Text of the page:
Figure 3 shows behavioral performance by each patient group and matched controls over the course of acquisition and reversal. After 100 acquisition trials, performance improved across all groups, and there were no significant differences between patients and controls. Among the Parkinson patients and their controls, a repeated measures ANOVA revealed an effect of Block [F(3, 72) = 2.91, p < .05], with no main effect of Group [F(1, 24) = 0.64, p = .43] nor a Group × Block interaction [F(3, 72) = 0.11, p = .98]. Similarly, among the amnesics and controls, there was a main effect of Block [F(3, 48) = 16.16, p < .001], with no main effect of Group [F(1, 16) = 2.70, p = .11] nor a Group × Block interaction [F(3, 41) = 0.43, p = .73].
Given prior data showing impaired probabilistic learning in Parkinson disease (Shohamy, Myers, Onlaor, et al., 2004; Knowlton et al., 1996), we conducted separate t tests on only the last block of acquisition to fully explore the possibility of differences in learning. This difference was not significant for either of the patient groups compared with their controls, although there was a trend for such an effect among the amnesics [t test comparing Block 4 performance for the Parkinson patients vs. controls, t(24) = 0.58, p = .57; for the amnesics and controls, t(16) = 1.91, p = .07]. Given the sample size, we further calculated effect size for the main effect of group for both groups, revealing an effect size of 0.3 for the Parkinson patients versus controls and 0.7 for the amnesics versus controls.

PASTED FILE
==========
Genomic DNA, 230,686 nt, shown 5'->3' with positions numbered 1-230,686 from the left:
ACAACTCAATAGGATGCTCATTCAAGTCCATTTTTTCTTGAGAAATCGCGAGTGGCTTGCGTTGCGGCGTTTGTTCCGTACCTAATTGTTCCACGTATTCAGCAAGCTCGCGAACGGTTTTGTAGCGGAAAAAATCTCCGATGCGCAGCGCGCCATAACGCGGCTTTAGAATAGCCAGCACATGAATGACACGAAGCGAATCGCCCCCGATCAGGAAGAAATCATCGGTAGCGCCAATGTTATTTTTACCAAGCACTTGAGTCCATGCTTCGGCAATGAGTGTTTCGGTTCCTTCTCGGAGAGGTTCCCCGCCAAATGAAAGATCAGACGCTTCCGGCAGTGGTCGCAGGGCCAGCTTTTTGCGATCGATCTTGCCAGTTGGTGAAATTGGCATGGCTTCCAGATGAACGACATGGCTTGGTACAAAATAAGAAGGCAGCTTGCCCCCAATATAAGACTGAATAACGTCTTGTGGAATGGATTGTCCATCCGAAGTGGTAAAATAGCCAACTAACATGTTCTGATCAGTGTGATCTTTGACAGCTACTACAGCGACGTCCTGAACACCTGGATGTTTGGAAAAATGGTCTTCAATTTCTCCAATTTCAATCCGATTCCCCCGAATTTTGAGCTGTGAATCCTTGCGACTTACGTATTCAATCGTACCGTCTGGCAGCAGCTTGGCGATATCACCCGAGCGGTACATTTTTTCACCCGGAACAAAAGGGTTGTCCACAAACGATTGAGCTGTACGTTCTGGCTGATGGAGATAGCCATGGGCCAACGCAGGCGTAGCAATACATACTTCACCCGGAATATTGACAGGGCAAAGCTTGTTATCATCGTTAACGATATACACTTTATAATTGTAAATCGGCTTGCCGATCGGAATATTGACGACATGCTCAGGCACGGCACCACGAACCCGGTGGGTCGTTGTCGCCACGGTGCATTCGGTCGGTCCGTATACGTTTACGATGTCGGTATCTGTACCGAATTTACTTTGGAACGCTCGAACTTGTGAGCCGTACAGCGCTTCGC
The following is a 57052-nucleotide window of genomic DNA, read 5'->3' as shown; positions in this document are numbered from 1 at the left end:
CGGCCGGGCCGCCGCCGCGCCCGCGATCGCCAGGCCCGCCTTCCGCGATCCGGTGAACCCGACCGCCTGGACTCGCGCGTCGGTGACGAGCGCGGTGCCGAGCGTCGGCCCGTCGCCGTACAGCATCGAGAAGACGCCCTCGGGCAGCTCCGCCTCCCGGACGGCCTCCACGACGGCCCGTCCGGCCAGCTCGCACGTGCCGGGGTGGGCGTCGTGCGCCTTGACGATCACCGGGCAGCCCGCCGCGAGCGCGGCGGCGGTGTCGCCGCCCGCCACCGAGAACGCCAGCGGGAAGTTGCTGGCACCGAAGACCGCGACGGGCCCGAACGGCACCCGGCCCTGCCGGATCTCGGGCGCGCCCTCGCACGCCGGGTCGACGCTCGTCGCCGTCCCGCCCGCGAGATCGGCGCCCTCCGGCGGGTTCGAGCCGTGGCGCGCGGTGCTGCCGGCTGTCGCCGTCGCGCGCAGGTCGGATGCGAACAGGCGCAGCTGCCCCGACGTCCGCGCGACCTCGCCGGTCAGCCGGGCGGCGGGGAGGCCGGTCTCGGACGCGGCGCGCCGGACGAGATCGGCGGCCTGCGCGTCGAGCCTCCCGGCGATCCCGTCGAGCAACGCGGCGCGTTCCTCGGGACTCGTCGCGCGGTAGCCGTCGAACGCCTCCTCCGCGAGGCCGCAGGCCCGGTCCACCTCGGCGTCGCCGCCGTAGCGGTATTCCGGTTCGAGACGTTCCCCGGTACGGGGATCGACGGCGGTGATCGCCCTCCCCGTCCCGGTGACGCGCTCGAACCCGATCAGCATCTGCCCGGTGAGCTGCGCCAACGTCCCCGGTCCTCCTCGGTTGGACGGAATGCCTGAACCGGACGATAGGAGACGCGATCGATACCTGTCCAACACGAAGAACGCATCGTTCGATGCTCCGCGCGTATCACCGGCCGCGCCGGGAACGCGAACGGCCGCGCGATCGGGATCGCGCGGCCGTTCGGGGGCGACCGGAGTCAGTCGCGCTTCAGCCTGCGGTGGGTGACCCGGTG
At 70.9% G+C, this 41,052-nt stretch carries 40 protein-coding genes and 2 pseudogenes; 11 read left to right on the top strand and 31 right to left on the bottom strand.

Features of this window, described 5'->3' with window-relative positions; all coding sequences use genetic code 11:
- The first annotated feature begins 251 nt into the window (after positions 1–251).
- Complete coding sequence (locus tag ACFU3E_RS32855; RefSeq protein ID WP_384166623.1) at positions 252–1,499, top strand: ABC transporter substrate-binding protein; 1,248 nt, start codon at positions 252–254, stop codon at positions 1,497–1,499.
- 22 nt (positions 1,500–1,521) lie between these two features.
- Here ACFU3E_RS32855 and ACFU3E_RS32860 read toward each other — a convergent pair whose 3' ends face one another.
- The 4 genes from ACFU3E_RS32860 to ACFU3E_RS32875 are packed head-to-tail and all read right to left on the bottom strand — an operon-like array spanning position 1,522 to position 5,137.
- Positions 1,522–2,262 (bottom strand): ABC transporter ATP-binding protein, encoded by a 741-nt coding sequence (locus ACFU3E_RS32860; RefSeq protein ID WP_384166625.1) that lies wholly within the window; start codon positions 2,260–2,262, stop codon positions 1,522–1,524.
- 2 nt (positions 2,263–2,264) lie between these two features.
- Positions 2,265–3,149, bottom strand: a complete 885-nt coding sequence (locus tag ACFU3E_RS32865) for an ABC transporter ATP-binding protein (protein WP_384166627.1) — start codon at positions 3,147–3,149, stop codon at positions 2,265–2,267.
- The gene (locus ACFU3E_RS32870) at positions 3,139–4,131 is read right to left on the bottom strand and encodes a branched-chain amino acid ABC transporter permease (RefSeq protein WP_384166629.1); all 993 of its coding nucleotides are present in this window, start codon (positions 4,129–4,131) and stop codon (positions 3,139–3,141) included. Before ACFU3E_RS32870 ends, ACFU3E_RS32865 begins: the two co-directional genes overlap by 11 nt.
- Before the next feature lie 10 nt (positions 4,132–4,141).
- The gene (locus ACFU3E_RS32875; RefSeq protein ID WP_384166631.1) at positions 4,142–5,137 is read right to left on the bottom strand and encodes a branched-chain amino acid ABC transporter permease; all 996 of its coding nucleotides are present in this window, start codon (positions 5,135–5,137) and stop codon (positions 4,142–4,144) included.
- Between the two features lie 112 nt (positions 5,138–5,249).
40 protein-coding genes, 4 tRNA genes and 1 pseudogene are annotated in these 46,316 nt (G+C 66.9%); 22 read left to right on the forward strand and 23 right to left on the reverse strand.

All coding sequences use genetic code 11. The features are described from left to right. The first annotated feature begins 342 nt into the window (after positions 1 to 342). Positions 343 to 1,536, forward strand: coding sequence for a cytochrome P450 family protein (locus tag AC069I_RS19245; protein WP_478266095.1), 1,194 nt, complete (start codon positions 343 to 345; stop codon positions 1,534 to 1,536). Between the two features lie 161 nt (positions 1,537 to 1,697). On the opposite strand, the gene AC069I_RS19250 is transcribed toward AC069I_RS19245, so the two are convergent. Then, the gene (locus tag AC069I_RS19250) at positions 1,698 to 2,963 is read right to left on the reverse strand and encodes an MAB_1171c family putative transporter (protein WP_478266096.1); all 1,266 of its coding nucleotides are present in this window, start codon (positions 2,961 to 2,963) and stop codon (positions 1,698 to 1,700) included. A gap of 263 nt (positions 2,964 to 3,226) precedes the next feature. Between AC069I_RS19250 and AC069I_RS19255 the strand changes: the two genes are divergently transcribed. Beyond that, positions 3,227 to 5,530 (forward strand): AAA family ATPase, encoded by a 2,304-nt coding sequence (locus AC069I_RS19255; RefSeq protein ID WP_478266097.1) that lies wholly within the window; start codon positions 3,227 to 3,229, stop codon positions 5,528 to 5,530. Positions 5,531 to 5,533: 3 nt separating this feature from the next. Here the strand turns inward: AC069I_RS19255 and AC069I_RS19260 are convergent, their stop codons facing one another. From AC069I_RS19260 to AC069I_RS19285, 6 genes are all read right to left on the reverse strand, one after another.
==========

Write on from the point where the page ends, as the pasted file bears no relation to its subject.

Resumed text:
Immediately following reversal, performance in all groups declined, as indicated by worse performance during the first block of reversal compared with the last block of acquisition, with no differences between the patient and control groups in the extent of this decline [repeated measures ANOVA, Parkinson vs. controls, Block: F(1, 24) = 43.34, p < .001; no main effect of Group: F(1, 24) = 0.31, p = .58; no Group × Block interaction: F(1, 24) = 1.49, p = .23; Amnesics vs. controls, Block: F(1, 16) = 32.85, p < .001; no main effect of Group: F(1, 16) = 2.57, p = .13; no Group × Block interaction: F(1, 16) = 0.86, p = .37].
During the reversal phase, Parkinson patients and controls improved their performance, with no difference between them. A repeated measures ANOVA revealed a main effect of Block [F(3, 72) = 12.88, p < .001], with no main effect of Group [F(1, 24) = 2.15, p = .12] nor a Group × Block interaction [F(3, 72) = 0.22, p = .64].
By contrast, the amnesics were significantly impaired at reversal. A repeated measures ANOVA revealed a main effect of Group [F(1, 16) = 3.286, p < .05] and a main effect of Block [F(3, 48) = 1.51, p < .05], with no Group × Block interaction [F(3, 48) = 2.076, p = .12]. Analyses of effect sizes were consistent with these results: The main effect of group for the Parkinson patients versus controls was 0.55, whereas it was 0.8 for the amnesics versus controls.